Many people ask me about my Service Dog, Char. Char acquired this name because it seemed to fit what happened to my mind, and spoke of so much more. My mind was charred desperately seeking for equilibrium. Char seemed to have colourings which moved from a blackened start into the most beautiful of caramel. This canine ally had a charred look and reminded me there was a plethora of life to be found in blackened remains. Char also thought their name was actually the word “car” which caused quite a lot of excitement most evident in a helicopter turning tail wag.
I expect your mind found beauty in the charred metaphor and laughed at the humourous anecdote just mentioned? I expect questions such as “Is he a boy or a girl?”, “What does your dog do for you?”, or “What service does your dog provide?” are questions that rivet you from that sweet blackened metaphor and clunk you into the chaos of everyday life. Has that chuckle when you envisioned the helicopter tail wag been grounded with those very questions?
Someone with a Service Dog can be wrenched back from their place of safety with such questions. When those questions are asked I can be wrenched from my oblivious place of safety and have to remember a stranger is asking something of me. Usually I dust off my gentle listening ears and practice hearing the stranger’s sense of awe and wonder. I then look to appreciate their innocent curiosity. I know these questions come from a good place, yet the questioners may not know what they ask.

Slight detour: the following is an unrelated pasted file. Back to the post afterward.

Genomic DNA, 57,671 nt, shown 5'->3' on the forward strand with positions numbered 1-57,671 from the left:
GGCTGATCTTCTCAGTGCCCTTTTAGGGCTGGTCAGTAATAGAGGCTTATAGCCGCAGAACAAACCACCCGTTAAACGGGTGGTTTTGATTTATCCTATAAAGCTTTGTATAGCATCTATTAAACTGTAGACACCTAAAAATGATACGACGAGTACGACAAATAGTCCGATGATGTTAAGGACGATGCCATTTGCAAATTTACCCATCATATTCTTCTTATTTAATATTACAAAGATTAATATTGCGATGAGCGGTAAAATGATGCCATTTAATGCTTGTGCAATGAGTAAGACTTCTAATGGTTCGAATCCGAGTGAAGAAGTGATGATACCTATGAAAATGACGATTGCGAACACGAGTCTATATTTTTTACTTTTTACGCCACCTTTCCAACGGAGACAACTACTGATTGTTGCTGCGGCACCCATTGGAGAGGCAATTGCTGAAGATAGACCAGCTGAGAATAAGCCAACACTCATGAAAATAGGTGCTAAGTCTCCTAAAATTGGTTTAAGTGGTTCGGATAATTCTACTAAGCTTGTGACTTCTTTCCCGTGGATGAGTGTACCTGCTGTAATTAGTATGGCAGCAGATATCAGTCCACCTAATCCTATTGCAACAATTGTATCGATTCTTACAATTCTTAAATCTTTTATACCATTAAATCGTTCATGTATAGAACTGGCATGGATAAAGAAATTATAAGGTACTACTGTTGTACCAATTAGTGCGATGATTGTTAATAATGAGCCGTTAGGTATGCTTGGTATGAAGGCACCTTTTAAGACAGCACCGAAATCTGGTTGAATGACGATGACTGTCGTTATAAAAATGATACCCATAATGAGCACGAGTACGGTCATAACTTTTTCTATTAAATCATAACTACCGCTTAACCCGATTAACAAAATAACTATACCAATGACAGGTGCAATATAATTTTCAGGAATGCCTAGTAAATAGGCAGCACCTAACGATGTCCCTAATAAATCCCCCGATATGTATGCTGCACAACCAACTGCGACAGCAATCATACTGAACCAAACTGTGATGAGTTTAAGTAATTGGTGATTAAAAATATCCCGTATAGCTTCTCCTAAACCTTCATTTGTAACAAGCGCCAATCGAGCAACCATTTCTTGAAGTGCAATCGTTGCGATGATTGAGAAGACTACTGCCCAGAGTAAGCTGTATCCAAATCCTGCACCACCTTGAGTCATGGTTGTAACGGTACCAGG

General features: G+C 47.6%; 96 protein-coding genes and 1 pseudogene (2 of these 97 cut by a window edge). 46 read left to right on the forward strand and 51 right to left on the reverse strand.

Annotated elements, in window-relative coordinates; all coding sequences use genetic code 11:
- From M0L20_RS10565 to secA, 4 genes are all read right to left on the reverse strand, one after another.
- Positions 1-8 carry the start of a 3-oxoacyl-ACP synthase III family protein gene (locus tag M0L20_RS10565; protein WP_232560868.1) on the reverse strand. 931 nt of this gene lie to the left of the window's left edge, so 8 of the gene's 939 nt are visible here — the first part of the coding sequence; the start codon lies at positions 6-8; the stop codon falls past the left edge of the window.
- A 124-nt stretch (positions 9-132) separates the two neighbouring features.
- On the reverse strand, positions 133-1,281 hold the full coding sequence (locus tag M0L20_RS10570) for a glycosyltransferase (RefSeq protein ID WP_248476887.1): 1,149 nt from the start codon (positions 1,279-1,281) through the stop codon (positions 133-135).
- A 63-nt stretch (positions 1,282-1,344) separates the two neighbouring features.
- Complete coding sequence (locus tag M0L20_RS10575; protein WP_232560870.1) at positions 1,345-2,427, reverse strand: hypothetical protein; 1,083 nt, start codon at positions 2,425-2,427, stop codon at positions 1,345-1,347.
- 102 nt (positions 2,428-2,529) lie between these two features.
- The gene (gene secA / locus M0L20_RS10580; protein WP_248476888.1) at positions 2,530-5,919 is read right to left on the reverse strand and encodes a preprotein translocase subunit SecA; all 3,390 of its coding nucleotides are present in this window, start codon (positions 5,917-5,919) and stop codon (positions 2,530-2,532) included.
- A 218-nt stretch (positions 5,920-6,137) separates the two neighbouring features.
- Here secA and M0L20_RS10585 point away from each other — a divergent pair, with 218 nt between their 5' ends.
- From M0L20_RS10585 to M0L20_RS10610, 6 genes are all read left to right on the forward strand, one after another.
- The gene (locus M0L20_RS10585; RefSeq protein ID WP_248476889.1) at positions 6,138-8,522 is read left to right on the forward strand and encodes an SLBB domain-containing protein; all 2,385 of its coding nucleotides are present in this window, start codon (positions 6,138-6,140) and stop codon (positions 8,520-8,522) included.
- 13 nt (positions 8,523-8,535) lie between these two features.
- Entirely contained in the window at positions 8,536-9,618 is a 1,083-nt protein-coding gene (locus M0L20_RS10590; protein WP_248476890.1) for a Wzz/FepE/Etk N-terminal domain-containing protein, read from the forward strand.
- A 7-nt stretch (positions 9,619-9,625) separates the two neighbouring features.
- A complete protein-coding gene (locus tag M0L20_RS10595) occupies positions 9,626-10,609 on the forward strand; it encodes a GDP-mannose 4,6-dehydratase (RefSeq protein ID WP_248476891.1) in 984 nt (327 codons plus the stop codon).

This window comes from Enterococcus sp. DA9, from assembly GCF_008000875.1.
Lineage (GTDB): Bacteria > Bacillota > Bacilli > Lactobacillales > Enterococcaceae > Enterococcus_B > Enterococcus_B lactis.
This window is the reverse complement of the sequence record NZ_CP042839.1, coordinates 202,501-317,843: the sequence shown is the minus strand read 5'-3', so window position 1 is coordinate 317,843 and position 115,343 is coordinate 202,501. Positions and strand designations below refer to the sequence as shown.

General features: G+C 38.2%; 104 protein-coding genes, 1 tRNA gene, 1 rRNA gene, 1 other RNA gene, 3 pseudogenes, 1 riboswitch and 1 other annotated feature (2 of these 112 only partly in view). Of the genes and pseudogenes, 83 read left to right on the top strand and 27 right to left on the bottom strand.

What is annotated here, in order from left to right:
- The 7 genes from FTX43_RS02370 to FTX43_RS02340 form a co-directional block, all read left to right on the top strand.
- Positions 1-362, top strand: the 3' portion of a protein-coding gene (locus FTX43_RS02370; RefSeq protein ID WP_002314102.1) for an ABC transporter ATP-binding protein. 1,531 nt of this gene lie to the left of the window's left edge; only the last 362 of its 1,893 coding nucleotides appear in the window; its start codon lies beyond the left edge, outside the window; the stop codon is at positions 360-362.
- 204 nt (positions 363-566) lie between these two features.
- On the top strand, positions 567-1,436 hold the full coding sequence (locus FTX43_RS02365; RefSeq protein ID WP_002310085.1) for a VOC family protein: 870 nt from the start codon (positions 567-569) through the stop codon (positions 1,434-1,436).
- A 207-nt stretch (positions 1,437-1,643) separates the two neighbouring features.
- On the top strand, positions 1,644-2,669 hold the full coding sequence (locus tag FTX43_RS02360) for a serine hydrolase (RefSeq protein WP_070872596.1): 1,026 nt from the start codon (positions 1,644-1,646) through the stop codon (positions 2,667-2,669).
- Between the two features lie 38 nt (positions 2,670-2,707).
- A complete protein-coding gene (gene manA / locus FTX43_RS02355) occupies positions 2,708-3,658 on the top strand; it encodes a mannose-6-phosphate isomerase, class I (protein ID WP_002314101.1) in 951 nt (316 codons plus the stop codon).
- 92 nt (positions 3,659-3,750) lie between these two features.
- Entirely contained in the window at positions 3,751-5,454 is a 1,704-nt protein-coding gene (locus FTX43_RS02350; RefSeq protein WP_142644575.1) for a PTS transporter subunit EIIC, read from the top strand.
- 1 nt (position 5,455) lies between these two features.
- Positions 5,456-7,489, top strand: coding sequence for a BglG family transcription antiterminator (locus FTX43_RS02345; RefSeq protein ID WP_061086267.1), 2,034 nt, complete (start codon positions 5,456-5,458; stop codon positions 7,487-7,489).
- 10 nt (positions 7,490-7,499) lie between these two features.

The curious questioner may not realize these are personal inquiries which, when answered honestly, require the disclosure of private medical information. The honest answers could even provide a stranger with medically determined symptoms. Down deep inside I know these are the very same symptoms society appears to want to ignore. If this information were understood then those questions would not be asked. So to answer those questions I say – my Service Dog allows me access to a life that that looks more “normal”. Char is a living breathing being who’s role could be equated to that of a wheelchair. A Service Dog, such as Char, is a gift and a profound responsibility, not a pet.
In policing we often talk about targeted enforcement. In the Olympics our hearts are pulled to the deep wells of emotion because those athletes have a targeted approach, knowing only one will get the gold. Char has me reaching my target. The target of remembering joy and knowing beauty, once again. Joy and beauty cannot be found in the place where my mind cowers, curls up into a ball, and forgets there is a body attached to that cowering mind. Char requires I exit this cowered existence and venture into the world, once again.
Char insures the hyper-vigilant part of me can rest, because the job is shared. With the vest on Char does all the watching and loves to work. Once the vest is removed Char is off duty, sniffing, wagging, and playing. It is well earned the time off.
JT Murphy signing off for shift.
PS: Char is a Leonberger who does not find the binary tag of male or female anything of consequence. Char does not identify and has a preferred pronoun of “they”.